Honestly, I love my 6WD for a robot which requires “max pushing force”. If we ever had a game where pushing wasn’t required, I would consider doing a 2 Traction + 2 Omni drivetrain or a 2 Omni + 2 Traction + 2 Omni drivetrain. (These configurations would have great handling with max stability and still reasonable pushing force.) Heck… I might even do 6WD anyways. The important thing, is that I didn’t do a swerve drive.

Remember to ALWAYS use physics in engineering discussions. There is really no room for “feelings” in this sort of thing. I don’t care how you feel about an 8WD, or what you “think” might happen. I only care about your physical justifications for how and why things happen.

For goodness sakes… READ THIS WHITEPAPER:
http://www.chiefdelphi.com/media/papers/1443

If anyone has any questions about this, feel free to ask.

Good Luck!
-John





I too agree that we are close to the ideal equation for traction. The main reason for the wider wheels on my drivetrain is for the reduced tread wear not for increased traction. I would like to not have to change treads frequently so that is where the 1.5" width came from. Also yes if the game does not include much climbing or if the object to be climbed is not particularly steep then a 6wd layout will most likely be used.

One thing about this particular design is that the overall weight gain from adding 2 extra wheels is not particularly large (>3lbs) and the drivetrain has an inherent cool factor. If we have the extra weight, the cool factor certainly outweighs anything else :cool: assuming all things else are equal. Im confident we can run 2 extra chains and wheels without a problem. Something about laser cutting everything tends to have everything line up perfectly.

make sure you think throug hall aspects of your descision or else you may be regretting you choice

and cool factor should not be considered:D

i saw plenty of teams that had cool robots but dident preform very well

O believe me, we always think through our design. And I seriously doubt there would be anything to regret about an 8wd drivetrain as long as it’s executed correctly which of course it will be.

The idea that a design should not be done because it is cool is a ridiculous notion. We had arguably one of the coolest designs this year and I will challenge anyone to argue that it was not brutally effective. We did win the Xerox creativity award at the Championships for it as well as were one of the top pure scoring robots in the world.

This idea that cool is not something to be considered kind of stifles innovative design for the sake of being safe. I caution all teams not to become to scared of a design to give it a try. Of course carefully design it, and thoroughly test it, but by all means try something different.

I’m not so sure I agree with this.

The goal of FIRST is to inspire. If the ‘cool factor’ inspires then the goal has been achieved.

Precisely!!! That is indeed the purpose of FIRST.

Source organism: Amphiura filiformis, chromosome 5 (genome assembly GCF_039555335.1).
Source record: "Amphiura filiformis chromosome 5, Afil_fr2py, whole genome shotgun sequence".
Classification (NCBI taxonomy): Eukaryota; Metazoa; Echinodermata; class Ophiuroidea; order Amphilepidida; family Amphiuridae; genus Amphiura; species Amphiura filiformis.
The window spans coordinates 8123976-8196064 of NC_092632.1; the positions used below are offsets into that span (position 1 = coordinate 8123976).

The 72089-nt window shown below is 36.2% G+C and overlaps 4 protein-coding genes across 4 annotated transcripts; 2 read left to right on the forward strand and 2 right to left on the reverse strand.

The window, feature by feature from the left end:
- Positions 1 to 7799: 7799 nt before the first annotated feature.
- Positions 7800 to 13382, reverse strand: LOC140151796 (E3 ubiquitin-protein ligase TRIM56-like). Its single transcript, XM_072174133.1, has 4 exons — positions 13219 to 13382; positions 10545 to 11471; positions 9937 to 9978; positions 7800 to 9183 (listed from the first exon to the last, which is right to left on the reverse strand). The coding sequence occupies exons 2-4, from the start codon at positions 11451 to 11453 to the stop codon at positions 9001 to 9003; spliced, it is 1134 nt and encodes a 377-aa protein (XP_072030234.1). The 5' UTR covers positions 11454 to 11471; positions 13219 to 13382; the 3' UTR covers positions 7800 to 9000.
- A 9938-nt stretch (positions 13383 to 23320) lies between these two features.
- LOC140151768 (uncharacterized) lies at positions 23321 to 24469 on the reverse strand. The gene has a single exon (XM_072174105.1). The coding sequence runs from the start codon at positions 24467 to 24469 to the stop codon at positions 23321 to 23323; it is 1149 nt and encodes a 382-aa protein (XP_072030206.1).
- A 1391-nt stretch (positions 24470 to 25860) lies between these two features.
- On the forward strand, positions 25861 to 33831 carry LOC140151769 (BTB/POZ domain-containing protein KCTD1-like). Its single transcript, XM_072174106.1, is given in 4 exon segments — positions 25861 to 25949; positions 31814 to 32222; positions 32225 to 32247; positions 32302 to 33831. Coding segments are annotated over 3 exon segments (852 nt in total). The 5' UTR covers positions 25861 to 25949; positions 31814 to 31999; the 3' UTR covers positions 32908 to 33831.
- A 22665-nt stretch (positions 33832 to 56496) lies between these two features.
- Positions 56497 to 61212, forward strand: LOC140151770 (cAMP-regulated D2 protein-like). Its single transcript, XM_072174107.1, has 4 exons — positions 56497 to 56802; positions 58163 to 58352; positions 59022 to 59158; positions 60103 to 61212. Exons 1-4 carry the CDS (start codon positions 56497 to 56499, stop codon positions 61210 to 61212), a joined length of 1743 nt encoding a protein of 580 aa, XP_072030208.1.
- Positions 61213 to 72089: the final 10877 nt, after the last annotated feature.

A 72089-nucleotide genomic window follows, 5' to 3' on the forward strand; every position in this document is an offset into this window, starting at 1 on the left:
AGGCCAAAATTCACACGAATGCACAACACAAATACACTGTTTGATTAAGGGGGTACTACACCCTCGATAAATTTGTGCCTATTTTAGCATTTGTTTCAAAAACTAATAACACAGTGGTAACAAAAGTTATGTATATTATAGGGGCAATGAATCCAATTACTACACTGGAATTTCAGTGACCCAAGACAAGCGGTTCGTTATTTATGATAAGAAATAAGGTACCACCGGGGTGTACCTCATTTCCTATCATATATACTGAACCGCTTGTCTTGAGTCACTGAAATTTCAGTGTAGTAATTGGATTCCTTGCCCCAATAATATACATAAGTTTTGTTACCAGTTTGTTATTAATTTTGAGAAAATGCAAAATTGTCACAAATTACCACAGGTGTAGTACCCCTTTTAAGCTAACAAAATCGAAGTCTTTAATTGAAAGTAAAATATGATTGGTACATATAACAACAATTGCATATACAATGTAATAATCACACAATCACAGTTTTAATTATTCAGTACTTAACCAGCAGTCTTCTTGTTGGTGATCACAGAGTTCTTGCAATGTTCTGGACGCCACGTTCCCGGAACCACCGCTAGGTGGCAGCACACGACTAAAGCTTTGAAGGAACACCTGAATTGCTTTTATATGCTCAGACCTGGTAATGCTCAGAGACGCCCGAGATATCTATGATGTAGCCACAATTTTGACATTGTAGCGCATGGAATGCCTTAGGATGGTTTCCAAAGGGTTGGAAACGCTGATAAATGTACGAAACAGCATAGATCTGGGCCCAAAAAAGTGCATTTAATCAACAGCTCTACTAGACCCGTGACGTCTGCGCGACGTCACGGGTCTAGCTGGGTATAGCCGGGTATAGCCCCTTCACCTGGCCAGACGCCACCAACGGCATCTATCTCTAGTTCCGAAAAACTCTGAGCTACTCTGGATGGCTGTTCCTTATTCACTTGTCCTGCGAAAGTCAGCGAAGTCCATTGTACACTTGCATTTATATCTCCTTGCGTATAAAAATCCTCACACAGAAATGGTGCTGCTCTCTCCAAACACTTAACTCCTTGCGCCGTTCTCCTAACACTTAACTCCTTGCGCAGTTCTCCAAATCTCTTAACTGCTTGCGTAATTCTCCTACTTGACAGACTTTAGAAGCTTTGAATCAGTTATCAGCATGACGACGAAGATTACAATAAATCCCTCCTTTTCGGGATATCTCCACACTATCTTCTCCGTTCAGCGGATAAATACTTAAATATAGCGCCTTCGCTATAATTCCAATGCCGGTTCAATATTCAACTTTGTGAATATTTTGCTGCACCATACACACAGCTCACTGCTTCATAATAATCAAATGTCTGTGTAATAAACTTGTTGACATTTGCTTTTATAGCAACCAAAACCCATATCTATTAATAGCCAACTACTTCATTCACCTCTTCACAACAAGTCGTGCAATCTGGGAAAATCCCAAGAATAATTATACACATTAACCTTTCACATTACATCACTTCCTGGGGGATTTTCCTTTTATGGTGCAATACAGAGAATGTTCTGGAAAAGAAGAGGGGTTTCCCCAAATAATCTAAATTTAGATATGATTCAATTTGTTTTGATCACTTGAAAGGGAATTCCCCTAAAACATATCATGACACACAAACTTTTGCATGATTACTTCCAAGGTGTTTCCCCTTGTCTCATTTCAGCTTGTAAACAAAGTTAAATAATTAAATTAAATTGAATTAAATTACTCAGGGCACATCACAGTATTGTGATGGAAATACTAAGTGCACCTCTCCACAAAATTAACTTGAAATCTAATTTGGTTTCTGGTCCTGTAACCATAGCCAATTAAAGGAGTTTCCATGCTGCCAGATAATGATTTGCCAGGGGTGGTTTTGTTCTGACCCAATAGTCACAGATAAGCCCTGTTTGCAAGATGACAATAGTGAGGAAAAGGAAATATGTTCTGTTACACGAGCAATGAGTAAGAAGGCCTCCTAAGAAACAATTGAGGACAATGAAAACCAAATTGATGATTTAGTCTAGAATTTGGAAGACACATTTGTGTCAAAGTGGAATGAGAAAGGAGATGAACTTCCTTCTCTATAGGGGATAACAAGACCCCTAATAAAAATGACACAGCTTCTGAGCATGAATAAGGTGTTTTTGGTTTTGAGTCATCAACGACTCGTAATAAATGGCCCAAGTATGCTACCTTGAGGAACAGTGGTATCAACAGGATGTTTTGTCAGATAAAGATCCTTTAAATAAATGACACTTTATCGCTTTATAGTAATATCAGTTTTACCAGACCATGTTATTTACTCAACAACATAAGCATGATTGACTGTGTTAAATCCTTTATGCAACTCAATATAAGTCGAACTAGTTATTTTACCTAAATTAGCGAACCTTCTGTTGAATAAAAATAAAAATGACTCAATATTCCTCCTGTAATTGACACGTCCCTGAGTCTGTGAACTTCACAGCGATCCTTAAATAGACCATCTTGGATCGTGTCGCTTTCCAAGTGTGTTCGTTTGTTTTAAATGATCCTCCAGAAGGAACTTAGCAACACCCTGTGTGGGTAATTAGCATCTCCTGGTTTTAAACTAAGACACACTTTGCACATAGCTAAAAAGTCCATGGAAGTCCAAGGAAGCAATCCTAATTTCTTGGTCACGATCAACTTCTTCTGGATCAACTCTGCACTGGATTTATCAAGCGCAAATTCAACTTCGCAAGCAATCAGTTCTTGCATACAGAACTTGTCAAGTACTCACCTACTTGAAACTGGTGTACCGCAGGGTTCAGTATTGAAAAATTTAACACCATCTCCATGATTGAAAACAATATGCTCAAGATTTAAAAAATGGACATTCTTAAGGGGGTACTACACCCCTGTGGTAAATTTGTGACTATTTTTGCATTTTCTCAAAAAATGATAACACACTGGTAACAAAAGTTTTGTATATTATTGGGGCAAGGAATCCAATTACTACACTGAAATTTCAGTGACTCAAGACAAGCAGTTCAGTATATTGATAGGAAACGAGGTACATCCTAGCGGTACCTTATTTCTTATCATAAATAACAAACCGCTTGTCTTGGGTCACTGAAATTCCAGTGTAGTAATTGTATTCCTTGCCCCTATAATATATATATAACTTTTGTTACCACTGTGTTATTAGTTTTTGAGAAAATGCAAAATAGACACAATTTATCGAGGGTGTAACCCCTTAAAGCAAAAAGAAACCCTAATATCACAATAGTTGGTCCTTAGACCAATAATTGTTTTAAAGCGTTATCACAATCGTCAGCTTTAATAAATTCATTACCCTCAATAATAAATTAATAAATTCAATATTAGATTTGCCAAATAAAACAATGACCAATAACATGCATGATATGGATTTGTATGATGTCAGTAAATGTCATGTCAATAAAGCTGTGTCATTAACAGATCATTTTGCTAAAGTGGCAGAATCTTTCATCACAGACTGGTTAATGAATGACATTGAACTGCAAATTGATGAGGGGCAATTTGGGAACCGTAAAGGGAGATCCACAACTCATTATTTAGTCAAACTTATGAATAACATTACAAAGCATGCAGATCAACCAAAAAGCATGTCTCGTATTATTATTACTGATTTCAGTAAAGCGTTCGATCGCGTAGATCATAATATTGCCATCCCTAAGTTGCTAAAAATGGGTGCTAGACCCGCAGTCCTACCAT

Yes. This is 100% correct. However whether or not “cool factor” inspires varies greatly from team-to-team and year-to-year.

Our team uses a weighted-objectives-table (WOT) to help determine what strategies and designs we want. “Cool Factor” is typically weighted significantly less than “efficiency”, “elegance”, and “effectiveness”. This is a clear *quantitative *assessment of what our team values.

Excuse the expression, but that is just how we roll. :wink: Your mileage may vary.

-John

I’m with John, but I’d argue that if you have an elegant robot it’s probably pretty darn cool.

Elegant is probably what I was looking for. Elegance is what I strive for in all of my designs, and nothing says elegance to me like a highly efficient, and light weight 8 wheeled drivetrain that uses the bare minimum of metal and still is stronger than most metal framed robots.

I should also throw it out there cory that your team is one that I strive to learn from and to eventually be like. Your designs are truly beautiful.

Any chance you would want to share your WOT? Noob teams, and even those with years of experience, could learn a lot from a simple tool like that.

BTW, no need to apologies for that expression.:rolleyes:

In terms of design, the goal should be to create the most competitive product for the customer (the customer being FIRST).

While I agree with what you are saying here (If you’ve ever looked at the last 7 years of robots my teams have built you’ll definately see ‘industrial machine’ written all over them :stuck_out_tongue: ), I just wanted to point out that the goals of FIRST isn’t to win, it’s to inspire.

And while winning does tend to inspire others, it’s not the only way to inspire … and we as mentors need to keep reminding ourselves of that (we mentors tend to be a competitive lot :wink: )

Again I’ll disagree here.

Our goal should be to inspire the students and help change the culture of the areas we live in. And our competitive product is the future of these students … not some piece of whirring metal.

We’re not here to win a regional or any other ‘event’. We’re here to win a future for these kids. If a team wants to build a 8 wheel drive chassis, and are inspired by doing that, then we should encourage them to achieve that goal and let them understand the design strengths and weaknesses of doing just that.